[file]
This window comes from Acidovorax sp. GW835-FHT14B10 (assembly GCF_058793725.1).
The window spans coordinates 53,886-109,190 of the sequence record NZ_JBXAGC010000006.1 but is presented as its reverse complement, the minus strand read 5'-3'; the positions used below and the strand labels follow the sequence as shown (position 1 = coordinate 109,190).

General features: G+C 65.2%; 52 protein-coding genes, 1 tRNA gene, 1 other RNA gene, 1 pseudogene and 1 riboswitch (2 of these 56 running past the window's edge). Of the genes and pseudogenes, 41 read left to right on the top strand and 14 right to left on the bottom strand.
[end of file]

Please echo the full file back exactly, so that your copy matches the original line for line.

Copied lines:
This window comes from Acidovorax sp. GW835-FHT14B10 (assembly GCF_058793725.1).
The window spans coordinates 53,886-109,190 of the sequence record NZ_JBXAGC010000006.1 but is presented as its reverse complement, the minus strand read 5'-3'; the positions used below and the strand labels follow the sequence as shown (position 1 = coordinate 109,190).

General features: G+C 65.2%; 52 protein-coding genes, 1 tRNA gene, 1 other RNA gene, 1 pseudogene and 1 riboswitch (2 of these 56 running past the window's edge). Of the genes and pseudogenes, 41 read left to right on the top strand and 14 right to left on the bottom strand.